How old? Starling was founded in 2014 and launched in 2017
Customer numbers? 210,000, all in the UK
What it offers? Personal, business, joint current accounts
What makes it a potential unicorn? ‘Unlike its competitors, Starling has built its technology from scratch and does not rely on outdated technology infrastructure.
‘This allows it to offer a superior experience to customers while maintaining higher profit margins, and also to offer innovative products to business banking customers,’ says Meriwether.
Complaints received by the financial ombudsman since April? Fewer than 30
Complaints received by advertising standards in the past 12 months? 0
Is it FSCS protected? Yes
Customer numbers? 3million, declined to comment how many in the UK
What it offers: Money transfer to 40+ currencies and over 70 countries
What makes it a potential unicorn? ‘Transferwise’s innovative peer-to-peer currency exchange business model gives users much better exchange rates, especially compared to the banks who typically offer poor rates and high fees.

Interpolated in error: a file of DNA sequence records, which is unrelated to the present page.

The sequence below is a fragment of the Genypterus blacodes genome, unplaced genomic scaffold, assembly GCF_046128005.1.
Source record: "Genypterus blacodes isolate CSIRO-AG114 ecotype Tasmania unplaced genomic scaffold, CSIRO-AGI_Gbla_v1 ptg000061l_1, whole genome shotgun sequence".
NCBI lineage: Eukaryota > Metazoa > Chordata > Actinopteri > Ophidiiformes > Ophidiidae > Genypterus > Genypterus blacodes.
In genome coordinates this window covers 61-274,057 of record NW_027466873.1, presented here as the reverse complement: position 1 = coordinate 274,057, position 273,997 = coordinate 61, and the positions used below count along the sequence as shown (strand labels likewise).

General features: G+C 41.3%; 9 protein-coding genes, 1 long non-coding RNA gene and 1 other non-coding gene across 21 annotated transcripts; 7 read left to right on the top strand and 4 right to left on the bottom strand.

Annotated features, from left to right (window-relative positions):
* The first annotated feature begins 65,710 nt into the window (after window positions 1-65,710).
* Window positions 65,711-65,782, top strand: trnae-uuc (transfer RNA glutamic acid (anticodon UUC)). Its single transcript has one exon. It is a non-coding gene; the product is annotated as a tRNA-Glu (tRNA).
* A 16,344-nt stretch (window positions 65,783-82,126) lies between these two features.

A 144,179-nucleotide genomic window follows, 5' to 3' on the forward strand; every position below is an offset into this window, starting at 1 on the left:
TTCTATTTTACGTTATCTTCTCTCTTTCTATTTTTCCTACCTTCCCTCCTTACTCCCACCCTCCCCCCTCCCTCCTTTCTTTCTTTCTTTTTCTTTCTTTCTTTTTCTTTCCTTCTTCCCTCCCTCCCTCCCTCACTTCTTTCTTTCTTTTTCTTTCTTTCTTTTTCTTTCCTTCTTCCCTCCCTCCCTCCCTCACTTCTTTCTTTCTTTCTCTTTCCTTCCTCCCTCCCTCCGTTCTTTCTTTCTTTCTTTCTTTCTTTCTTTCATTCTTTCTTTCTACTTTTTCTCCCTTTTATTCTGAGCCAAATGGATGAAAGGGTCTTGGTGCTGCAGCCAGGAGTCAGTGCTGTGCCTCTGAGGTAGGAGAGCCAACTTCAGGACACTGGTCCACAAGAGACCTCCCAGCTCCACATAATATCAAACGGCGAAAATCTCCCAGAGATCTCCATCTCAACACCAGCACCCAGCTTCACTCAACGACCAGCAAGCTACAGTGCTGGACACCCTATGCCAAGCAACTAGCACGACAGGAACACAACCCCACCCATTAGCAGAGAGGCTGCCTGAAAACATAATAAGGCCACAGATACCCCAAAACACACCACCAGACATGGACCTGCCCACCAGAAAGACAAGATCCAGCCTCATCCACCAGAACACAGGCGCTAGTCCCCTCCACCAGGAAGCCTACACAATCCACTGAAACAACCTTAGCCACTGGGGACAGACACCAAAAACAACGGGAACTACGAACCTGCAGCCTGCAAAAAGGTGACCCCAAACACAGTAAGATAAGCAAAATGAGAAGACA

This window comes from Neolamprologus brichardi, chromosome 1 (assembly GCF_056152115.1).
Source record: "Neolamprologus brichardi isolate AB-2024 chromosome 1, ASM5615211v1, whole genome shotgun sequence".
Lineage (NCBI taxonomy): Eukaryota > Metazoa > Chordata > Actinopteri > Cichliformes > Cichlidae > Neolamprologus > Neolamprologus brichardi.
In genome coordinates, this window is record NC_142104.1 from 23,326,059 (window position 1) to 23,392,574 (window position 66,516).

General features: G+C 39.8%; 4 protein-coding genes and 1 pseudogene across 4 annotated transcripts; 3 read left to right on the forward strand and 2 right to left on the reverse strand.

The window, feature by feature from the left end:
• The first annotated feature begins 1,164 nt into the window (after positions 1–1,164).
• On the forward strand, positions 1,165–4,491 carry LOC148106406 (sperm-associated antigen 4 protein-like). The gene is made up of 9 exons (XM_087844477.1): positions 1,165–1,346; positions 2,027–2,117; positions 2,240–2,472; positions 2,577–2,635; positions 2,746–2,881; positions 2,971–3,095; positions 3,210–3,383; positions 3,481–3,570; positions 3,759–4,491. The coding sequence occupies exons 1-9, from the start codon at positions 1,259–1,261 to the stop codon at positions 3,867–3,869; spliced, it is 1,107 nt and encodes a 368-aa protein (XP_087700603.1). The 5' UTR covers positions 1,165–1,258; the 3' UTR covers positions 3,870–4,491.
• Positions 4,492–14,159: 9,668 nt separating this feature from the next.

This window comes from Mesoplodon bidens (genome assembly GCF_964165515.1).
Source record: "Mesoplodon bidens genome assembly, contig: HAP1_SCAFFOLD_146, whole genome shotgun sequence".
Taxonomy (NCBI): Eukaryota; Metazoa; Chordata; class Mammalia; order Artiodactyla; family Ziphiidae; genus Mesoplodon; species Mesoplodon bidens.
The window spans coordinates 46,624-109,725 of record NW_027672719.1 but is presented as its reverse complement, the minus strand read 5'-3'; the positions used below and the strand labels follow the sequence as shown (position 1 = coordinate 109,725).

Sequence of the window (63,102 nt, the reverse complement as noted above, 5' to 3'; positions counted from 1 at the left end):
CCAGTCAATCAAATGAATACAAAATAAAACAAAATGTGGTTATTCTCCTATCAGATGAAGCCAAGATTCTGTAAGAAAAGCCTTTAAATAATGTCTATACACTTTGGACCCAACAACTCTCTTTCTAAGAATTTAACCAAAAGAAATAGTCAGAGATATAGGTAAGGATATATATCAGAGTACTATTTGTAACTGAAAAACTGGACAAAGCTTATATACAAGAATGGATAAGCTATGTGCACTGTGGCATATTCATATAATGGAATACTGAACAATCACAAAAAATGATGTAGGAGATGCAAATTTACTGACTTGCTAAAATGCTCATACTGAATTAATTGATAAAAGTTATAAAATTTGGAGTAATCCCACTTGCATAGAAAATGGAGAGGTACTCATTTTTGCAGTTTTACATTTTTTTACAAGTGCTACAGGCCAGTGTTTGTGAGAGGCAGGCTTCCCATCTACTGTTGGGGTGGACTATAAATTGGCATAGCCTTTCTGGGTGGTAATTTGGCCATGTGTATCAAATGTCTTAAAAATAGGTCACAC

‘This business model, coupled with a smart marketing campaign highlighting unfair fees charged by banks, has led to rapid growth across Europe,’ Meriwether says.
Complaints received by the financial ombudsman in the past six months? Fewer than 30
Complaints received by advertising standards in the past 12 months? Three, of which none resulted in an investigation or ruling
Is it FSCS protected? No
What other fintechs are vying for your business?
There are a number of fintech firms looking to ‘disrupt’ the way you handle your finances.
Below, we pick some to look out for and which have possible unicorn potential.